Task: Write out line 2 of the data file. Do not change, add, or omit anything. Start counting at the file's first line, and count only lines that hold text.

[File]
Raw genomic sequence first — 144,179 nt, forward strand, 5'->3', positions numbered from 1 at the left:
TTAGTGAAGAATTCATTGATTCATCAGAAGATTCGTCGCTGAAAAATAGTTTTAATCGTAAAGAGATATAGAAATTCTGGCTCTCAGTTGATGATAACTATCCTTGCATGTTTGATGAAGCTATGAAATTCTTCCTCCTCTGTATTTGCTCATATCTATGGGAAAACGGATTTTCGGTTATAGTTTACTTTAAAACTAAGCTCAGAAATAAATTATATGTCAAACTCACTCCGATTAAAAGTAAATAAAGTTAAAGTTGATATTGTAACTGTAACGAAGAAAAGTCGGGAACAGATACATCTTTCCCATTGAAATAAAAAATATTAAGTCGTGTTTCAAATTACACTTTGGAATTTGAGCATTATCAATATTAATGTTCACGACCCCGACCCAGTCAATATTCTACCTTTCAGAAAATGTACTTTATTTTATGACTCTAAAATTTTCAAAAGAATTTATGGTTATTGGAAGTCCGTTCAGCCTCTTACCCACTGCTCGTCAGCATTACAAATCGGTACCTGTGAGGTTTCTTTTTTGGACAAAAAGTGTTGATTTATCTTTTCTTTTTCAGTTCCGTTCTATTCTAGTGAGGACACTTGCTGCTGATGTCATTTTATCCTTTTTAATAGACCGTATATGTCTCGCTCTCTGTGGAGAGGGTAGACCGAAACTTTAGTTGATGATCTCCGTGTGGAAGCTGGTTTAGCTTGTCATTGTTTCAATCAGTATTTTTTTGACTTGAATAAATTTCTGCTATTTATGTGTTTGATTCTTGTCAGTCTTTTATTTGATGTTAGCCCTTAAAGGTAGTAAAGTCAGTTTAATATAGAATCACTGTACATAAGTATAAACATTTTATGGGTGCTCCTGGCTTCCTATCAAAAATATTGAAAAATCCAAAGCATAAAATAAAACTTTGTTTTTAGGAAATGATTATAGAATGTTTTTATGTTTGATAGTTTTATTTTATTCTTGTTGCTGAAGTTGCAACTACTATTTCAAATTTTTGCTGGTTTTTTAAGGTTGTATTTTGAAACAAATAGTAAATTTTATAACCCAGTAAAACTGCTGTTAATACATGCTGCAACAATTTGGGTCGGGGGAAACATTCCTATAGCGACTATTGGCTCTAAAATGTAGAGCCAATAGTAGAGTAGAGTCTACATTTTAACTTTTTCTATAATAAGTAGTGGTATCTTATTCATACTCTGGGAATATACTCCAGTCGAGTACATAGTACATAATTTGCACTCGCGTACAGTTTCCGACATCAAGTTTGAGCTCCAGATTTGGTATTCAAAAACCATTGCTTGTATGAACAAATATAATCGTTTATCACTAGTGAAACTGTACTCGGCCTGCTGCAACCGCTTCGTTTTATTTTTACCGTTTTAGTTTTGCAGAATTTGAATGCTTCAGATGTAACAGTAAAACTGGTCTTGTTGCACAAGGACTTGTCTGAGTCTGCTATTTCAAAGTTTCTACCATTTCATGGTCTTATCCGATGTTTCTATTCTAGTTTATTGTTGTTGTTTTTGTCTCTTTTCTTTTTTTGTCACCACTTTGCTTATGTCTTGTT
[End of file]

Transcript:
TTAGTGAAGAATTCATTGATTCATCAGAAGATTCGTCGCTGAAAAATAGTTTTAATCGTAAAGAGATATAGAAATTCTGGCTCTCAGTTGATGATAACTATCCTTGCATGTTTGATGAAGCTATGAAATTCTTCCTCCTCTGTATTTGCTCATATCTATGGGAAAACGGATTTTCGGTTATAGTTTACTTTAAAACTAAGCTCAGAAATAAATTATATGTCAAACTCACTCCGATTAAAAGTAAATAAAGTTAAAGTTGATATTGTAACTGTAACGAAGAAAAGTCGGGAACAGATACATCTTTCCCATTGAAATAAAAAATATTAAGTCGTGTTTCAAATTACACTTTGGAATTTGAGCATTATCAATATTAATGTTCACGACCCCGACCCAGTCAATATTCTACCTTTCAGAAAATGTACTTTATTTTATGACTCTAAAATTTTCAAAAGAATTTATGGTTATTGGAAGTCCGTTCAGCCTCTTACCCACTGCTCGTCAGCATTACAAATCGGTACCTGTGAGGTTTCTTTTTTGGACAAAAAGTGTTGATTTATCTTTTCTTTTTCAGTTCCGTTCTATTCTAGTGAGGACACTTGCTGCTGATGTCATTTTATCCTTTTTAATAGACCGTATATGTCTCGCTCTCTGTGGAGAGGGTAGACCGAAACTTTAGTTGATGATCTCCGTGTGGAAGCTGGTTTAGCTTGTCATTGTTTCAATCAGTATTTTTTTGACTTGAATAAATTTCTGCTATTTATGTGTTTGATTCTTGTCAGTCTTTTATTTGATGTTAGCCCTTAAAGGTAGTAAAGTCAGTTTAATATAGAATCACTGTACATAAGTATAAACATTTTATGGGTGCTCCTGGCTTCCTATCAAAAATATTGAAAAATCCAAAGCATAAAATAAAACTTTGTTTTTAGGAAATGATTATAGAATGTTTTTATGTTTGATAGTTTTATTTTATTCTTGTTGCTGAAGTTGCAACTACTATTTCAAATTTTTGCTGGTTTTTTAAGGTTGTATTTTGAAACAAATAGTAAATTTTATAACCCAGTAAAACTGCTGTTAATACATGCTGCAACAATTTGGGTCGGGGGAAACATTCCTATAGCGACTATTGGCTCTAAAATGTAGAGCCAATAGTAGAGTAGAGTCTACATTTTAACTTTTTCTATAATAAGTAGTGGTATCTTATTCATACTCTGGGAATATACTCCAGTCGAGTACATAGTACATAATTTGCACTCGCGTACAGTTTCCGACATCAAGTTTGAGCTCCAGATTTGGTATTCAAAAACCATTGCTTGTATGAACAAATATAATCGTTTATCACTAGTGAAACTGTACTCGGCCTGCTGCAACCGCTTCGTTTTATTTTTACCGTTTTAGTTTTGCAGAATTTGAATGCTTCAGATGTAACAGTAAAACTGGTCTTGTTGCACAAGGACTTGTCTGAGTCTGCTATTTCAAAGTTTCTACCATTTCATGGTCTTATCCGATGTTTCTATTCTAGTTTATTGTTGTTGTTTTTGTCTCTTTTCTTTTTTTGTCACCACTTTGCTTATGTCTTGTT